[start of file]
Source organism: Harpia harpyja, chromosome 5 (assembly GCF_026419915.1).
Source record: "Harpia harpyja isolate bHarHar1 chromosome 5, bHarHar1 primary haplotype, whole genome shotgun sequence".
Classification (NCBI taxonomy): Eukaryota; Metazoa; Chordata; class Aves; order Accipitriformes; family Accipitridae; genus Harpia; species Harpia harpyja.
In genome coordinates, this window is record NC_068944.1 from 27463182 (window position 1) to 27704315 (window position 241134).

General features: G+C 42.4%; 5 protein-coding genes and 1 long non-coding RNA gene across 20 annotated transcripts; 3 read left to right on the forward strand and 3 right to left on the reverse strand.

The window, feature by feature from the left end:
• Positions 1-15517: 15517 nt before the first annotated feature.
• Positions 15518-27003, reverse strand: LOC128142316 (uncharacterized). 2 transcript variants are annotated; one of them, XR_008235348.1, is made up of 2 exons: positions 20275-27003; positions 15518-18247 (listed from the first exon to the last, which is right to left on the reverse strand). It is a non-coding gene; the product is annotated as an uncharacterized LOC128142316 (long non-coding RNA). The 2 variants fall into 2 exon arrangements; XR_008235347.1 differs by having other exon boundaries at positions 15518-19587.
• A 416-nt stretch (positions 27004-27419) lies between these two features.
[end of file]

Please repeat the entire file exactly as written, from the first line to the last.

Source organism: Harpia harpyja, chromosome 5 (assembly GCF_026419915.1).
Source record: "Harpia harpyja isolate bHarHar1 chromosome 5, bHarHar1 primary haplotype, whole genome shotgun sequence".
Classification (NCBI taxonomy): Eukaryota; Metazoa; Chordata; class Aves; order Accipitriformes; family Accipitridae; genus Harpia; species Harpia harpyja.
In genome coordinates, this window is record NC_068944.1 from 27463182 (window position 1) to 27704315 (window position 241134).

General features: G+C 42.4%; 5 protein-coding genes and 1 long non-coding RNA gene across 20 annotated transcripts; 3 read left to right on the forward strand and 3 right to left on the reverse strand.

The window, feature by feature from the left end:
• Positions 1-15517: 15517 nt before the first annotated feature.
• Positions 15518-27003, reverse strand: LOC128142316 (uncharacterized). 2 transcript variants are annotated; one of them, XR_008235348.1, is made up of 2 exons: positions 20275-27003; positions 15518-18247 (listed from the first exon to the last, which is right to left on the reverse strand). It is a non-coding gene; the product is annotated as an uncharacterized LOC128142316 (long non-coding RNA). The 2 variants fall into 2 exon arrangements; XR_008235347.1 differs by having other exon boundaries at positions 15518-19587.
• A 416-nt stretch (positions 27004-27419) lies between these two features.